The lights flashing from Baker Place Elementary on Monday evening looked like the workings of Clark Griswold or homeowners competing in a Christmas light show contest, but the 30-minute extravaganza was designed, organized and planned by people that can’t even drive to the store to purchase lights.
The Baker Place Epic Holiday Light Show was created and organized by fifth-grade students who used science, technology, engineering, art and math to put on the light show. STEAM teacher Marie Blindauer said students began working on the project in October and finished just one hour before the show. Split into project teams including public relations, safety, programming and blueprinting, the project allowed them to showcase their individual abilities.
“It’s given them ownership for not only their learning but their talents,” Blindauer said.
Thousands of twinkling and flashing lights spanned the length of the front of the school. The project was sponsored by Georgia Power, Lowe’s, Clifton and Associates and the Smith family. Georgia Power has sponsored multiple projects in schools across the CSRA to help prepare students for the workforce in trade areas.
“We recognized years ago that we have to help be part of the solution to deliver the next generation of STEM-based employees to all of this area but also to Georgia Power,” Kerry Bridges, area manager for Georgia Power, said.
From Trans Siberian Orchestra tunes to Mariah Carey’s “All I Want for Christmas is You,” the students voted on their favorite holiday tunes and designed the lights to fit the music with the help of a computer program.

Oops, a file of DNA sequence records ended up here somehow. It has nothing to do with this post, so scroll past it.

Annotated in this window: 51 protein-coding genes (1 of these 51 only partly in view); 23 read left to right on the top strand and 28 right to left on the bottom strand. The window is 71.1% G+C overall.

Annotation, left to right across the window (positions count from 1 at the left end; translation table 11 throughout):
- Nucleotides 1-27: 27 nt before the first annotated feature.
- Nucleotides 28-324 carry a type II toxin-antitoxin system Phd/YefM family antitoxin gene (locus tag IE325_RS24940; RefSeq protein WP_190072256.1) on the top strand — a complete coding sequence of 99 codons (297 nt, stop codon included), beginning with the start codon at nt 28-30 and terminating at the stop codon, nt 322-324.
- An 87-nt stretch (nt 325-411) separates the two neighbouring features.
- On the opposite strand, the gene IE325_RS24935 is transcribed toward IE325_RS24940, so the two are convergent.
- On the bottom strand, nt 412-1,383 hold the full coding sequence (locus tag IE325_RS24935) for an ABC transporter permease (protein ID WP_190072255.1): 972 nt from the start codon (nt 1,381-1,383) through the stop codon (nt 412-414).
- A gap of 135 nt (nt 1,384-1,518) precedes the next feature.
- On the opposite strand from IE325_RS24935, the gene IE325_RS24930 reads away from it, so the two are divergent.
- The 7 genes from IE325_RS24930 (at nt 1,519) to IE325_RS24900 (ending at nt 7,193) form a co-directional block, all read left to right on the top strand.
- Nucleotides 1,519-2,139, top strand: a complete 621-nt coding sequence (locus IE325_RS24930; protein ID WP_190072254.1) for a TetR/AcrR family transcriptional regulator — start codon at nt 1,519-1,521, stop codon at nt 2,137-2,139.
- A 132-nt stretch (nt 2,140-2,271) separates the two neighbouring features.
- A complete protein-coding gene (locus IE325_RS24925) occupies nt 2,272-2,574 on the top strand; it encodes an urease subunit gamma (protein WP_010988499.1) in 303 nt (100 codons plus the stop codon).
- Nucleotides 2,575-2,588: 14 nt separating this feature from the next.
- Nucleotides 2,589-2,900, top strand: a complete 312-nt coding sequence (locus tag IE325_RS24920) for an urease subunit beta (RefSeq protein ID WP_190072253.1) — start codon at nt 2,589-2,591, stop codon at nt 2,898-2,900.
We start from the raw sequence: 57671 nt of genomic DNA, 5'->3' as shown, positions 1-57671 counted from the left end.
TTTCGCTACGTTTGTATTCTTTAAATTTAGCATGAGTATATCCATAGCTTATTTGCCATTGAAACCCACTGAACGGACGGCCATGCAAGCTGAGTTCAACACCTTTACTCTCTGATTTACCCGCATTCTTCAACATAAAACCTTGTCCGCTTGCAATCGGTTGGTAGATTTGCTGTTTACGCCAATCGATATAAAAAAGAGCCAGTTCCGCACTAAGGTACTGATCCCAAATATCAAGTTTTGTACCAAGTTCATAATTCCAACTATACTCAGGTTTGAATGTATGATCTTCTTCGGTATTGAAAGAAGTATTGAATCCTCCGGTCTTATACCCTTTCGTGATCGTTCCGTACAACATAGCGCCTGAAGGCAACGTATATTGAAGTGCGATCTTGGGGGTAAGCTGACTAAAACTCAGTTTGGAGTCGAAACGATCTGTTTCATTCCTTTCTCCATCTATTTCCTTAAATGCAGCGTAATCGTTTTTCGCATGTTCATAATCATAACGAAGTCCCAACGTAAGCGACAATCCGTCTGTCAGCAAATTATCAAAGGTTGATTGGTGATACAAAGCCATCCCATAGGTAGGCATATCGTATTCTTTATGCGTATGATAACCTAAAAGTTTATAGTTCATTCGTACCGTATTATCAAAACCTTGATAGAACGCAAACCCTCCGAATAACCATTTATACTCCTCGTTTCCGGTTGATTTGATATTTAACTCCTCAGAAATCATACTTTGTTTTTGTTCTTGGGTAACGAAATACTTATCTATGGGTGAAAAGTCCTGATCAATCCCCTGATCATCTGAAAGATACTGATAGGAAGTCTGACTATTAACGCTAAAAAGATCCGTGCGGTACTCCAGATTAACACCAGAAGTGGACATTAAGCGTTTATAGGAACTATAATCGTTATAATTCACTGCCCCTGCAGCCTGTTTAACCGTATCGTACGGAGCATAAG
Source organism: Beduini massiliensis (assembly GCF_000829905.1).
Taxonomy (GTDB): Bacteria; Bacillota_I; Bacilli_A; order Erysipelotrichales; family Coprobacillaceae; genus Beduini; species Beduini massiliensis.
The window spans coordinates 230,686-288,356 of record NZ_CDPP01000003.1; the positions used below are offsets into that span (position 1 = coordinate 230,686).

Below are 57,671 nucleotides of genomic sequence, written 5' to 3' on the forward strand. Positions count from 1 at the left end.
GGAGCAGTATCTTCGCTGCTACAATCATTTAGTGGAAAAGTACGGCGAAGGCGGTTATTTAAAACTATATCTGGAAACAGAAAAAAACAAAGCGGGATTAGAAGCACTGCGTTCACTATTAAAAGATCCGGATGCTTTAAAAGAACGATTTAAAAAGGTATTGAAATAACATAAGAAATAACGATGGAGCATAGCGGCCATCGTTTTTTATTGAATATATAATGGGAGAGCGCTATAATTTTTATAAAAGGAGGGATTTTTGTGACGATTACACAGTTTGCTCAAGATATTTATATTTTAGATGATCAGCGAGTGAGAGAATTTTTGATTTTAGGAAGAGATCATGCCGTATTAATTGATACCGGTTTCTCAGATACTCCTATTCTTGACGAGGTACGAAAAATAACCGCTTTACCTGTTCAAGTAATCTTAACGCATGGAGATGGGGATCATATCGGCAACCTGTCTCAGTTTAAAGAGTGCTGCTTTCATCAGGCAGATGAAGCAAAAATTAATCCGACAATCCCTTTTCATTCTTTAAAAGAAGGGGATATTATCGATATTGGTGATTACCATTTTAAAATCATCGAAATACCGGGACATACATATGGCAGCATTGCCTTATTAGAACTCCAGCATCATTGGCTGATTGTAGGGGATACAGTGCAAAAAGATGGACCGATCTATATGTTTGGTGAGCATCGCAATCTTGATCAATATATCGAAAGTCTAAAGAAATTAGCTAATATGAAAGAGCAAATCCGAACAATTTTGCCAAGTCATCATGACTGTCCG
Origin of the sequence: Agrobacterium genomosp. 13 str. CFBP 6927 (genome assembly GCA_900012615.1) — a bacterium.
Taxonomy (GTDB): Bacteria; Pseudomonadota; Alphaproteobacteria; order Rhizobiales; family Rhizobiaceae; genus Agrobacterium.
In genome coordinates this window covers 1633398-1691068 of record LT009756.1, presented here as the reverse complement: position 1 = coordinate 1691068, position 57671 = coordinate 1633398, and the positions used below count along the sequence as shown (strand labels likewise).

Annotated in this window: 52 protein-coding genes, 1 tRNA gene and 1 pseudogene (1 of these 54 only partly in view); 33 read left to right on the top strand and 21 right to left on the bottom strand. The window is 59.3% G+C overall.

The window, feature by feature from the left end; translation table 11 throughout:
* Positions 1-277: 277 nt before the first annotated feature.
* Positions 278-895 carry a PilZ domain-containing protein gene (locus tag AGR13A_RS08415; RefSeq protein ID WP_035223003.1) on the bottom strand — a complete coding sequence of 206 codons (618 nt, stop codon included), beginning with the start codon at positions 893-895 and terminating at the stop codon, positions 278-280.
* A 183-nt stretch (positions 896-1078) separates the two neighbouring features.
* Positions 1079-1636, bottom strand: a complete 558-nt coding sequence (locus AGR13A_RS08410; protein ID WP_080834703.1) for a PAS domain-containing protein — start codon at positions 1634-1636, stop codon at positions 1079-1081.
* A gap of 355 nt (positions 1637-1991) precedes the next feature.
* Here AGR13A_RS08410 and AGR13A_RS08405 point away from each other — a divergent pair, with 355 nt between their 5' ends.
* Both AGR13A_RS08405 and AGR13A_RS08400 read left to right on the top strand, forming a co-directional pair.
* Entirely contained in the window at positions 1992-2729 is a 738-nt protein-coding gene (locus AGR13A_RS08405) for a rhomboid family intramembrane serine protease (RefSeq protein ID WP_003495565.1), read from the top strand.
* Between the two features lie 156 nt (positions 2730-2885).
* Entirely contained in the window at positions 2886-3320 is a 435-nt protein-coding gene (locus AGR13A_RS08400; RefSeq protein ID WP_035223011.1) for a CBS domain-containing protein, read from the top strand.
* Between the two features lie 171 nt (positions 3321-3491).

“So if the music goes dun dun dun the lights go boom boom boom,” student project manager Jasmine Franco, 11, said. “It goes with the rhythm or beat of the song.”
Franco admits she knew nothing about circuits when beginning the project but quickly learned as she and her classmates prepared the show. She credits Blindauer’s teaching ability to how quickly she learned about it.
“She is such a great teacher. It has been such a great learning experience and I’m so happy we got this experience,” she said. “It’s not your normal sitting in a classroom. You’re involved and it’s a different perspective on learning.”
Blindauer said she hopes the light show will inspire other schools to do similar programs because students are capable of doing big things.
“When kids see something and they’re amazed and mesmerized, you just helped them realize ’you can do this. You have the knowledge and you can use this,’” she said. “I feel like so many times students learn for tests and that’s it.”